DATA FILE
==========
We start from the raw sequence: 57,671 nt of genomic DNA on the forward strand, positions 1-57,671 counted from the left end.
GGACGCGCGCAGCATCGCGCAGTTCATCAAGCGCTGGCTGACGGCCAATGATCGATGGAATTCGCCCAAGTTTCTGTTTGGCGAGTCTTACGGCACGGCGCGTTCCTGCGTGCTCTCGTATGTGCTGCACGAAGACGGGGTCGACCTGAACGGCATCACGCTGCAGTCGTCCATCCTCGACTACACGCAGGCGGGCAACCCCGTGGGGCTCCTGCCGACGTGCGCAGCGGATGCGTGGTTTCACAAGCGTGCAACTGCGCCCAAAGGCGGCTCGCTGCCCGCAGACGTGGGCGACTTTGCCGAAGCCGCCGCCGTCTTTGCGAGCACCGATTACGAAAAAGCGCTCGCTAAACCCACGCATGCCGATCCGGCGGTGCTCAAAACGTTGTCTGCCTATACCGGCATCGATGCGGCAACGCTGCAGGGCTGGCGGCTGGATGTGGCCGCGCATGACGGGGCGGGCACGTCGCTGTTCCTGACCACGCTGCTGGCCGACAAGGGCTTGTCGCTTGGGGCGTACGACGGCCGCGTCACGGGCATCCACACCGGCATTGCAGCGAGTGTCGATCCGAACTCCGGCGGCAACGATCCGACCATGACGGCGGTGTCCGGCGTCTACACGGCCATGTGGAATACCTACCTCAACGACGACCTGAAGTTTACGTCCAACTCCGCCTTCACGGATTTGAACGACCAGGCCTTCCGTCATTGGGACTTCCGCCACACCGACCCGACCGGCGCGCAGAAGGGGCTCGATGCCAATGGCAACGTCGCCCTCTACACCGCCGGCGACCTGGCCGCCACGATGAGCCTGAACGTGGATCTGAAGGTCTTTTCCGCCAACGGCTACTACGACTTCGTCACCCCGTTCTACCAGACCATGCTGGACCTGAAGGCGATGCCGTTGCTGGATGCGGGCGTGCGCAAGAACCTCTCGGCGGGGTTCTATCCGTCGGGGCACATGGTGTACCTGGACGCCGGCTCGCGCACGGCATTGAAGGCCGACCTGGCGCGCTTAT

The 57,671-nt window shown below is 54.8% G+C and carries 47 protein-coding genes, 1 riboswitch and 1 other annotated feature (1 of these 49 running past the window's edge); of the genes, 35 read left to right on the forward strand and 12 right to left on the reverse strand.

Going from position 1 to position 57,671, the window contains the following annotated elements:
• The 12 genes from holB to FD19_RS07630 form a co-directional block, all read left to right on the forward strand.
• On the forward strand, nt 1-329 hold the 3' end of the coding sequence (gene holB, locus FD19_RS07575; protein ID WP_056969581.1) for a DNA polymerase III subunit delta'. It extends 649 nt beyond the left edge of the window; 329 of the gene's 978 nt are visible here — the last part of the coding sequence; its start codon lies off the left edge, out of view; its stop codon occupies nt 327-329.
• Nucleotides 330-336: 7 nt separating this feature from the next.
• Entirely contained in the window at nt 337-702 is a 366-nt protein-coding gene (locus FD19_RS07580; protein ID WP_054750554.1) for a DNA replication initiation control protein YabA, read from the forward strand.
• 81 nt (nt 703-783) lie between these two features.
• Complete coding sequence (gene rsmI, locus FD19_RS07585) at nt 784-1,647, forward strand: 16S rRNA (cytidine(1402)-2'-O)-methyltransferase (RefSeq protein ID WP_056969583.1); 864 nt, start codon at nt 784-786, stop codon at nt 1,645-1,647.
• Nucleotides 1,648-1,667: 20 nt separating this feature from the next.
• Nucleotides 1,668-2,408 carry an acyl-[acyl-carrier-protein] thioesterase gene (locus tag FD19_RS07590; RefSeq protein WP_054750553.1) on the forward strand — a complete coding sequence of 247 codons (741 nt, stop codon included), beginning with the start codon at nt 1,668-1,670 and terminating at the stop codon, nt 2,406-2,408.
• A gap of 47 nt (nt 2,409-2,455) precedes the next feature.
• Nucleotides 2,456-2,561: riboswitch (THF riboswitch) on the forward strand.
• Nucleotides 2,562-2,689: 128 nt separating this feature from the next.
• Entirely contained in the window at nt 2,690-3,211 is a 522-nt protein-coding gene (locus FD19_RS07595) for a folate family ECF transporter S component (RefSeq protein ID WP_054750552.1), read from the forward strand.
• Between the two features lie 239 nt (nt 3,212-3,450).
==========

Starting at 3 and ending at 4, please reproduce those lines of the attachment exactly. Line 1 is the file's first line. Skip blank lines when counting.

The 57,671-nt window shown below is 54.8% G+C and carries 47 protein-coding genes, 1 riboswitch and 1 other annotated feature (1 of these 49 running past the window's edge); of the genes, 35 read left to right on the forward strand and 12 right to left on the reverse strand.

Going from position 1 to position 57,671, the window contains the following annotated elements: